Shock find: Truckload of hazardous asbestos dumped
CARELESS environmental vandals have dumped a tip truck load of hazardous asbestos sheeting down a drainage gully in a shocking example of illegal dumping in the Tweed.
Breathing in asbestos fibres can cause asbestosis, mesothelioma and lung cancer and the risks increase with the number of fibres inhaled.
Fire and Rescue NSW Kingscliff said firefighters and hazmat workers from Kingscliff, Murwillumbah and Tweed Heads spent seven "gruelling" hours cleaning up the dangerous mess after it was uncovered on Friday.
Photos of the mess on Facebook show asbestos strewn through bushland by the side of Cranneys Road at North Tumbulgum.
The fire station is urging anyone who knows more about the origins of the dumped asbestos to get in touch with the Environmental Protection Agency (EPA).
"On arrival crews found what looked to be a tipper truck equivalent load of asbestos sheeting dumped down a drainage gully," the statement read.
"Once positively identified crews carried out a risk assessment of the scene and agreed it was too late to get to work to render the area safe on the Friday as the daylight was running out.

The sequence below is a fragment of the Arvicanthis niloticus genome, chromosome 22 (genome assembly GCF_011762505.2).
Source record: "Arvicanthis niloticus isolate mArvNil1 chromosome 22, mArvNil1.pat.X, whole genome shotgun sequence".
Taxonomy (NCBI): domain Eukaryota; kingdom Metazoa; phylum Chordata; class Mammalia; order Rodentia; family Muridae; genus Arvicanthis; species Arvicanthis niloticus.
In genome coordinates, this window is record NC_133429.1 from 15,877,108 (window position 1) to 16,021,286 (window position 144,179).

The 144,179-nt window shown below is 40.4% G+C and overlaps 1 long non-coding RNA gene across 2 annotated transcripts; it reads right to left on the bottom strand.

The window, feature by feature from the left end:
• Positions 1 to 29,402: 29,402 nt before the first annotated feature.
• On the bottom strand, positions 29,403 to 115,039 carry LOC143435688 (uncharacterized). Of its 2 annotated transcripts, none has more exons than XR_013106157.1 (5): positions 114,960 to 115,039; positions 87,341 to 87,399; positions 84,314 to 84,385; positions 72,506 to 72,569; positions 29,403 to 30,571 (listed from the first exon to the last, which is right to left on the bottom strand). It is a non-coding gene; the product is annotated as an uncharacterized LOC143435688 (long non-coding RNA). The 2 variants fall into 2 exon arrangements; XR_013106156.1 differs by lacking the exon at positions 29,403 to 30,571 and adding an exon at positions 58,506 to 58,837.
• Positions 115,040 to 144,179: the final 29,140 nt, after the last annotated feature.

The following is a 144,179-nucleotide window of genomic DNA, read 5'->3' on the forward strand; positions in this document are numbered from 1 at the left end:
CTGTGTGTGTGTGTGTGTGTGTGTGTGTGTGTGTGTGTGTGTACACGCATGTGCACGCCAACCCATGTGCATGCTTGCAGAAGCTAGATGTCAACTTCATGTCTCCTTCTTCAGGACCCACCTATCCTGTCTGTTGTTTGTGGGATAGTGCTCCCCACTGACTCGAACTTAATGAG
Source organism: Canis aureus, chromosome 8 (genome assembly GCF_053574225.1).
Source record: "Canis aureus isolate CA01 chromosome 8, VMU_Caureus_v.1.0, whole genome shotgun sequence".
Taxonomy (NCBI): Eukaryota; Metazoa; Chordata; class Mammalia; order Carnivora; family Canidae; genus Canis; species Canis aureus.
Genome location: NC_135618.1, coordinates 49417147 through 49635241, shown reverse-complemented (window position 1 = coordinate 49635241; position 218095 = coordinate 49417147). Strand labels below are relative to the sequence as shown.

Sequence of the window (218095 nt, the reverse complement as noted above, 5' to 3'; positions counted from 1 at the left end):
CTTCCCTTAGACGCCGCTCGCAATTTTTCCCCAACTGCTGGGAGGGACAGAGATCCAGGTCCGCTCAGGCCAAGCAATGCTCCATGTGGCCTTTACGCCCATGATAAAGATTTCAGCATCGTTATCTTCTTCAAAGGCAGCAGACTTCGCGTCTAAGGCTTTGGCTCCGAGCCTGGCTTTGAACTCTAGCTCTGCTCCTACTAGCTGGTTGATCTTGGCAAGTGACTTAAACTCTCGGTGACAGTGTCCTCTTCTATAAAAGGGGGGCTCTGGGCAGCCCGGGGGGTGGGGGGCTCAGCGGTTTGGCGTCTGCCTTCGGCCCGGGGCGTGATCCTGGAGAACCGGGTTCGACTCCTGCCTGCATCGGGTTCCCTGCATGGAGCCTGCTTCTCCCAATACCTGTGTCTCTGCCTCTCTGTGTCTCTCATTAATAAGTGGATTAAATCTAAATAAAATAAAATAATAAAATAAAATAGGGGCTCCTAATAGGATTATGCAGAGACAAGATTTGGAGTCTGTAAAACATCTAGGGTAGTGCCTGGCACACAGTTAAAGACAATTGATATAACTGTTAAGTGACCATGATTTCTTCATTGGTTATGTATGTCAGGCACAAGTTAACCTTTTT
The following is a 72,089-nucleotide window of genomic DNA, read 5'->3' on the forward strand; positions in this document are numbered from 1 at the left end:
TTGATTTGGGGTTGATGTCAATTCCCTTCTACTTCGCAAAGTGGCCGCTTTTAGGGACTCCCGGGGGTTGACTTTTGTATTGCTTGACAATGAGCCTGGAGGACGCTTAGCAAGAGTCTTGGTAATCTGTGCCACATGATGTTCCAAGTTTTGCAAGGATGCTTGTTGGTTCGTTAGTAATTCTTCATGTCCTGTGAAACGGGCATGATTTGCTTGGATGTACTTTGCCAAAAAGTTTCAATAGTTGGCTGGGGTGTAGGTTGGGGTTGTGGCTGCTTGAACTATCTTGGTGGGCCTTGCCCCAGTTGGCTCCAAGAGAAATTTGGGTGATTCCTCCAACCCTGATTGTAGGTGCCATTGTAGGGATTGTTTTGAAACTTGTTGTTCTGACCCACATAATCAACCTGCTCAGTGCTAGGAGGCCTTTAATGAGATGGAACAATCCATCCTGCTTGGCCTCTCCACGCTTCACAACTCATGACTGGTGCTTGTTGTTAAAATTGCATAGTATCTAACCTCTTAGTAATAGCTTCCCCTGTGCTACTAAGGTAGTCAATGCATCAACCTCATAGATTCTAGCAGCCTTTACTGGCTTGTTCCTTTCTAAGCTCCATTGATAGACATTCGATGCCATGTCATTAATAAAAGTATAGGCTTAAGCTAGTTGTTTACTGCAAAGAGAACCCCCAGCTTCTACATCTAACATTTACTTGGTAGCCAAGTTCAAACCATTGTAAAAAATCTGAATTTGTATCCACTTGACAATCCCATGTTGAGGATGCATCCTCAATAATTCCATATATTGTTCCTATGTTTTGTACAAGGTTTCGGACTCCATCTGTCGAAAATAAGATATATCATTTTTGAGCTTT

"Due to the very steep incline, crews started with digging a safe trail for access to the bottom of the gully to access the sheeting. Disposable suits, gloves, masks and safety glasses were all donned and crews got to work wetting down and bagging the asbestos rendering it safe.
"In total, crews spent over seven hours at this site over the two days.
"It was challenging and gruelling work by all involved, however, everyone got in and got the job done safely and effectively."
The fire station warned of the health risk to humans from asbestos dumping and added there was "massive effects on the environment in which it is dumped".
Asbestosis is a chronic chest disease which can develop decades after initial exposure, when lung tissue hardens and scars. Symptoms include persistent coughing, chest pain, shortness of breath, phlegm, lung infections, pulmonary hypertension and heart failure.
Asbestos was previously used in cement sheeting (fibro), drainage and flue pipes, roofing, guttering and flexible building boards.
The illegal dumping of materials including asbestos prompted Tweed Shire Council to warn last year that naming and shaming perpetrators was under consideration.
That has not yet occurred.
The EPA warns asbestos dumpers can face penalties of up to $5 million or seven years jail.
Originally published as Shock find: Truckload of hazardous asbestos dumped